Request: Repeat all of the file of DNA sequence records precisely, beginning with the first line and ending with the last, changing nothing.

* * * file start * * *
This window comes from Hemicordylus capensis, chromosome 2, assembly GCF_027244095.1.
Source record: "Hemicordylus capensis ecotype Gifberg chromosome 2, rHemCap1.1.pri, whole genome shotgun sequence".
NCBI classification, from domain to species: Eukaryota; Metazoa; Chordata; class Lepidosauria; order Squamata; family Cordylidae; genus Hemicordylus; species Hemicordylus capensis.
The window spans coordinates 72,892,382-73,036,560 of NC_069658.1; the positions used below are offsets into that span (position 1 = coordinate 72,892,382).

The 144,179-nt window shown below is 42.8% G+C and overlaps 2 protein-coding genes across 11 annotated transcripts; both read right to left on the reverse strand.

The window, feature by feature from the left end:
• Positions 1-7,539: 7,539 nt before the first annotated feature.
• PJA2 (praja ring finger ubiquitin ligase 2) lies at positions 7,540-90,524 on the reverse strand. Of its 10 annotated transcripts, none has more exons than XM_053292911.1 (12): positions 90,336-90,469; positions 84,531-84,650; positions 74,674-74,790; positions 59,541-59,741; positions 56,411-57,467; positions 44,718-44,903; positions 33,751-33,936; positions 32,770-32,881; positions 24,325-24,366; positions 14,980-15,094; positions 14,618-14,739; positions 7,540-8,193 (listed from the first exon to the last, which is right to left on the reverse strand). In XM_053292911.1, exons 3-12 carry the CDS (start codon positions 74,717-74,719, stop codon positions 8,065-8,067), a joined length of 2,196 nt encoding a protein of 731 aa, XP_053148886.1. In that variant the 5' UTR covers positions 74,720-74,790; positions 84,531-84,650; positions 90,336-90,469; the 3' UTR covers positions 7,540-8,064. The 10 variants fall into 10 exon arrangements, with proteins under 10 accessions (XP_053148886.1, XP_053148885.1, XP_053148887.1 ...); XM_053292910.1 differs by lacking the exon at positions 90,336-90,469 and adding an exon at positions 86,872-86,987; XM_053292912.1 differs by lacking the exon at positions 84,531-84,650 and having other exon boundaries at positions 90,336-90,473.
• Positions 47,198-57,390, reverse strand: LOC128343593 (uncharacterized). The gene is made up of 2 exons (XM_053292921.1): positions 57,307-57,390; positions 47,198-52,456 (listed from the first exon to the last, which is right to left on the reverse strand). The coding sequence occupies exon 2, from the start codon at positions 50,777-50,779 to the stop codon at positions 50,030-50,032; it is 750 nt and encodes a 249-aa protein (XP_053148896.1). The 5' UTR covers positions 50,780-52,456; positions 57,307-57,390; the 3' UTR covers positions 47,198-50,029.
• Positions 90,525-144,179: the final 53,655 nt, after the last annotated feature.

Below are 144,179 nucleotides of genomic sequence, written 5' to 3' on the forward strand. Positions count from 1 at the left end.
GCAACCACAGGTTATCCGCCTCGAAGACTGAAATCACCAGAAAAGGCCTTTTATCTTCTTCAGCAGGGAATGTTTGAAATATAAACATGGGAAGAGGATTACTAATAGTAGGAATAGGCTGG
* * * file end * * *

This window comes from Hemicordylus capensis, chromosome 2, assembly GCF_027244095.1.
Source record: "Hemicordylus capensis ecotype Gifberg chromosome 2, rHemCap1.1.pri, whole genome shotgun sequence".
NCBI classification, from domain to species: Eukaryota; Metazoa; Chordata; class Lepidosauria; order Squamata; family Cordylidae; genus Hemicordylus; species Hemicordylus capensis.
The window spans coordinates 72,892,382-73,036,560 of NC_069658.1; the positions used below are offsets into that span (position 1 = coordinate 72,892,382).

The 144,179-nt window shown below is 42.8% G+C and overlaps 2 protein-coding genes across 11 annotated transcripts; both read right to left on the reverse strand.

The window, feature by feature from the left end:
• Positions 1-7,539: 7,539 nt before the first annotated feature.
• PJA2 (praja ring finger ubiquitin ligase 2) lies at positions 7,540-90,524 on the reverse strand. Of its 10 annotated transcripts, none has more exons than XM_053292911.1 (12): positions 90,336-90,469; positions 84,531-84,650; positions 74,674-74,790; positions 59,541-59,741; positions 56,411-57,467; positions 44,718-44,903; positions 33,751-33,936; positions 32,770-32,881; positions 24,325-24,366; positions 14,980-15,094; positions 14,618-14,739; positions 7,540-8,193 (listed from the first exon to the last, which is right to left on the reverse strand). In XM_053292911.1, exons 3-12 carry the CDS (start codon positions 74,717-74,719, stop codon positions 8,065-8,067), a joined length of 2,196 nt encoding a protein of 731 aa, XP_053148886.1. In that variant the 5' UTR covers positions 74,720-74,790; positions 84,531-84,650; positions 90,336-90,469; the 3' UTR covers positions 7,540-8,064. The 10 variants fall into 10 exon arrangements, with proteins under 10 accessions (XP_053148886.1, XP_053148885.1, XP_053148887.1 ...); XM_053292910.1 differs by lacking the exon at positions 90,336-90,469 and adding an exon at positions 86,872-86,987; XM_053292912.1 differs by lacking the exon at positions 84,531-84,650 and having other exon boundaries at positions 90,336-90,473.
• Positions 47,198-57,390, reverse strand: LOC128343593 (uncharacterized). The gene is made up of 2 exons (XM_053292921.1): positions 57,307-57,390; positions 47,198-52,456 (listed from the first exon to the last, which is right to left on the reverse strand). The coding sequence occupies exon 2, from the start codon at positions 50,777-50,779 to the stop codon at positions 50,030-50,032; it is 750 nt and encodes a 249-aa protein (XP_053148896.1). The 5' UTR covers positions 50,780-52,456; positions 57,307-57,390; the 3' UTR covers positions 47,198-50,029.
• Positions 90,525-144,179: the final 53,655 nt, after the last annotated feature.

Below are 144,179 nucleotides of genomic sequence, written 5' to 3' on the forward strand. Positions count from 1 at the left end.
GCAACCACAGGTTATCCGCCTCGAAGACTGAAATCACCAGAAAAGGCCTTTTATCTTCTTCAGCAGGGAATGTTTGAAATATAAACATGGGAAGAGGATTACTAATAGTAGGAATAGGCTGG